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Gartner projected in 2009 that “Cloud computing is the most recent overhyped IT paradigm. Although cloud computing is based on a simple concept – receiving and/or supplying services from “the cloud,” there are numerous challenges related to cloud computing types and deployment scope that make the details far from straightforward.”

Gartner’s forecasts have come true in 2012, with a slew of businesses clamouring for cloud computing solutions. “As of the end of last year, roughly 30% of organisations from our Forrsights Software Survey, Q4 2011, were adopting a software-as-a-service (SaaS) solution,” says Holger Kisker of Forrester. “That number will climb to 45 percent by the end of 2012, and 60 percent by the end of 2013.”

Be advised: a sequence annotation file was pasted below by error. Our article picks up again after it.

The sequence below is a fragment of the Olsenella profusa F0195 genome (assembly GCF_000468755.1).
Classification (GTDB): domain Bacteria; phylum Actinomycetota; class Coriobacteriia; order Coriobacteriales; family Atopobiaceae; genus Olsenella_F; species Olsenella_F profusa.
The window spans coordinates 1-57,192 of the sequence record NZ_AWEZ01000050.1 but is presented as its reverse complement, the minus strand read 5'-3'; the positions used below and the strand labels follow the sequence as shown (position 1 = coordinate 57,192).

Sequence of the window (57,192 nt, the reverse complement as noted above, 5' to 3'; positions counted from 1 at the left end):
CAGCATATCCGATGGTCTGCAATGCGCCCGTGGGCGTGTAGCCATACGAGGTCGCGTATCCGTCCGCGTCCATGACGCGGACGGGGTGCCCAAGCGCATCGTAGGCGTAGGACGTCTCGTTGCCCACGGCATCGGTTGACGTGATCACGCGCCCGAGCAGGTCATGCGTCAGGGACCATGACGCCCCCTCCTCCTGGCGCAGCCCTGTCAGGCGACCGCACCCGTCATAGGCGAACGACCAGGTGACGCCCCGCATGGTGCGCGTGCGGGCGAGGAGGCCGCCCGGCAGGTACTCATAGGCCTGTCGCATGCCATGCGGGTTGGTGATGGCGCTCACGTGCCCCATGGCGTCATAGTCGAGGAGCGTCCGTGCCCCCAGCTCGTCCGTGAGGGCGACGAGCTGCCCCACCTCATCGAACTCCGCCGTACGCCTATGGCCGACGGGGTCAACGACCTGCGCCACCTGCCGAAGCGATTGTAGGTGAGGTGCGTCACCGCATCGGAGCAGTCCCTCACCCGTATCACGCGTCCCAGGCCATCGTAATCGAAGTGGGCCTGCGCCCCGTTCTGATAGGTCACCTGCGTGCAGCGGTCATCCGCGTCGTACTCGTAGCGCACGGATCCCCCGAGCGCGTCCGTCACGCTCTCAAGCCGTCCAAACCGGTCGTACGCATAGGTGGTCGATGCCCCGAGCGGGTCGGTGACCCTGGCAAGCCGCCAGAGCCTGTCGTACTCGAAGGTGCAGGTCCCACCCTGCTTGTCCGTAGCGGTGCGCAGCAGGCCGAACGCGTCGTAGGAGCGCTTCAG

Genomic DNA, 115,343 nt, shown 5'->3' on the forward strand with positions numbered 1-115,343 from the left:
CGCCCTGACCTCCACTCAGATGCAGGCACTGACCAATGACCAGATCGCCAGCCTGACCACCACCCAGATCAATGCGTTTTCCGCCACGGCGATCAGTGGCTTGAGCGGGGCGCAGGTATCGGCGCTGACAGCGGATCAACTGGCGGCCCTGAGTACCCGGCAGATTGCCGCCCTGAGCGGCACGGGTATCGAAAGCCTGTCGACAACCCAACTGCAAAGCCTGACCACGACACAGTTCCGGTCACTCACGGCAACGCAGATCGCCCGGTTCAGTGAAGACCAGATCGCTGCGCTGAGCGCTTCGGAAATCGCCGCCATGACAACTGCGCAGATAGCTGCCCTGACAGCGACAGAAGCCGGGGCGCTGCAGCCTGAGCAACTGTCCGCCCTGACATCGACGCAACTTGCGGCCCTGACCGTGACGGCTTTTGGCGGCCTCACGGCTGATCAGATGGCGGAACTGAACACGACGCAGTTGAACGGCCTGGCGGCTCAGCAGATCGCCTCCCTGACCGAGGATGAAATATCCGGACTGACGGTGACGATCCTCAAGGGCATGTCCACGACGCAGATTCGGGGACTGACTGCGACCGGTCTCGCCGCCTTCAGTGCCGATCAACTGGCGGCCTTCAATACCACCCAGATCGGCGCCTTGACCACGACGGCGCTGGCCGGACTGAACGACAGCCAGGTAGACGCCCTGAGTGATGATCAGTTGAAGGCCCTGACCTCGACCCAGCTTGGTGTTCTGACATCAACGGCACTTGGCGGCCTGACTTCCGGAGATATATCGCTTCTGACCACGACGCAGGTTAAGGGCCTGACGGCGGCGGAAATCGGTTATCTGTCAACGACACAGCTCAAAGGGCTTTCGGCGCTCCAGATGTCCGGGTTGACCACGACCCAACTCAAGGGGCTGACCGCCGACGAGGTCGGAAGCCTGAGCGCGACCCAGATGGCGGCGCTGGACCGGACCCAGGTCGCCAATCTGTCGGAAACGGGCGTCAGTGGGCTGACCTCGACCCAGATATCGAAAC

Another area of expansion is the creation of “hybrid” cloud systems, in which some data is kept in a private data centre and other data is kept in a public cloud, with connections going back and forth as needed. This ideal solution, however, is still a work in progress. “While a certain degree of hybrid cloud goodness is accessible now,” warns Doug Dinely of Info World, “additional parts must fall into place before we can realistically consider adopting a public cloud as a seamless extension of the data centre.” ” As companies aggressively tout ‘cloud’ as a marketing phrase, the trend and related technologies continue to expand and develop at a rapid pace, causing confusion and misunderstanding “